On February 5, 2009, counsel for Defendants, Chandra Moore, Esq., sent Mr. Bebi an email which stated, in relevant part:

As a reminder, at the CMC on January 12, 2009, you informed me and Judge Adler that you had gathered documents to support your client's position . . . . I am following up because we have expert disclosures due on February 13, 2009.

Defs.' Opp'n at 2; Moore Decl., Ex. A. Ms. Moore also inquired about whether Plaintiff intended to proceed with the litigation. Id. Mr. Bebi sent a responsive email on February 6, 2009 in which he stated that he would try to get back to Ms. Moore by that afternoon regarding her inquiry. Defs.' Opp'n at 3; Moore Decl., Ex. A. Mr. Bebi had previously decided, as of December 2008, that retaining a forensic accountant expert would not be cost-efficient as Plaintiff had received information that Defendant Decor A Door & Window, Inc. was going out of business. Bebi Decl., ¶ 10.

Plaintiff contends that "but for the calendaring problem, the loss of staff and confusion in the calendaring, the discovery that was served would have been propounded within the time mandated by the court." Pl.'s Reply at 2. Plaintiff presently seeks a short continuance of the discovery cutoff in order to obtain responses to the interrogatories and document requests already served, and to depose Defendant Joslin. Pl.'s Mem. at 2. Plaintiff does not contemplate or request any other discovery. Id.

Defendants oppose, and argue that this situation was created by Plaintiff's own doing and is "without good cause or substantial justification." Defs.' Opp'n at 2.


Under Rule 16(b) of the Federal Rules of Civil Procedure, the court must issue a scheduling order after consulting with counsel at a scheduling conference or by telephone, mail, or other means. Fed. R. Civ. P. 16(b)(1). "The scheduling order must limit the time to join other parties, amend the pleadings, complete discovery, and file motions." Fed. R. Civ. P. 16(b)(3). "A schedule may be modified only for good cause and with the judge's consent." Fed. R. Civ. P. 16(b)(4). The "good cause" standard under Rule 16(b) primarily considers the diligence of the party seeking the amendment. Johnson v. Mammoth Recreations, Inc., 975 F.2d 604, 609 (9th Cir. 1992); see also Fed. R. Civ. P. Advisory Committee Notes, 1983 Amendment ("[T]he court may modify the schedule on a showing of good cause if it cannot reasonably be met despite the diligence of the party seeking the extension."). "Although the existence or degree of prejudice to the party opposing the modification might supply additional reasons to deny a motion, the focus of the inquiry is upon the moving party's reasons for seeking modification." Johnson, 975 F.2d at 604. In other words, if the moving party was not diligent, the inquiry should end. Id.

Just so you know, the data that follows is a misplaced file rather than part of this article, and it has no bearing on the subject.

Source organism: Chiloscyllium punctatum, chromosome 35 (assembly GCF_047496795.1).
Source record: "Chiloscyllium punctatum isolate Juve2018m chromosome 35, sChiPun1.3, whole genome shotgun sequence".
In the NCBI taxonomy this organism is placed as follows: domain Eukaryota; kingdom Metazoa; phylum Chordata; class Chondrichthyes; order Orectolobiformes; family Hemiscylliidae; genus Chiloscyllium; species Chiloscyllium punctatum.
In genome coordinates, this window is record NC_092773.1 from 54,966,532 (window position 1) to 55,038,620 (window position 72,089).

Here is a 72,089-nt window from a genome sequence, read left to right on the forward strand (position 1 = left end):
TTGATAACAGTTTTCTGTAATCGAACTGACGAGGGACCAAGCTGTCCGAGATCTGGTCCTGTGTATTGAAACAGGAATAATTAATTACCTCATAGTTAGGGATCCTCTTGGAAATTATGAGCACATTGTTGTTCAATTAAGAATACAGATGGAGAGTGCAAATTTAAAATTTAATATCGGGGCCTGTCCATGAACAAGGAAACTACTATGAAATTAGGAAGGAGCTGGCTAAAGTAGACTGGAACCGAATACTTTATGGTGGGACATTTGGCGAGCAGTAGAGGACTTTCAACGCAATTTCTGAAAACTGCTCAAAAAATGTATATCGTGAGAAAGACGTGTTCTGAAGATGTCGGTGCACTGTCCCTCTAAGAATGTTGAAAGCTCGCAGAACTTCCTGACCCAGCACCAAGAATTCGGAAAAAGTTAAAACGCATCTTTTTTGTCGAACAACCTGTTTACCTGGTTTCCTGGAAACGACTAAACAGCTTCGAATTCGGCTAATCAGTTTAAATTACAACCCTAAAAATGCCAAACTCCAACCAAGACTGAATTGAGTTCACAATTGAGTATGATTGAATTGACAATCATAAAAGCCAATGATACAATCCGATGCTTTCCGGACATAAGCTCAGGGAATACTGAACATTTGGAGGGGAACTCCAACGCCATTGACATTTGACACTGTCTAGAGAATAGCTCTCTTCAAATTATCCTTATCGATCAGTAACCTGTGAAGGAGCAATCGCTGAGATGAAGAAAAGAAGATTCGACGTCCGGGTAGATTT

"Central to [the] required showing of diligence is whether the movant discharged [its] obligation under Rule 16 to collaborate with the district court in managing the case." Jackson v. Laureate, Inc., 186 F.R.D. 605, 607 (E.D. Cal. 1999). The pertinent inquiry includes: (1) whether the movant was diligent in assisting the Court in creating a workable Rule 16 scheduling order, (2) whether the movant's noncompliance with deadlines occurred, notwithstanding its diligent efforts to comply, because of matters unforeseen at the time of the Rule 16 scheduling conference, and (3) whether the movant was diligent in seeking amendment of the scheduling order once it became apparent that it could not comply with the order. Id. at 608.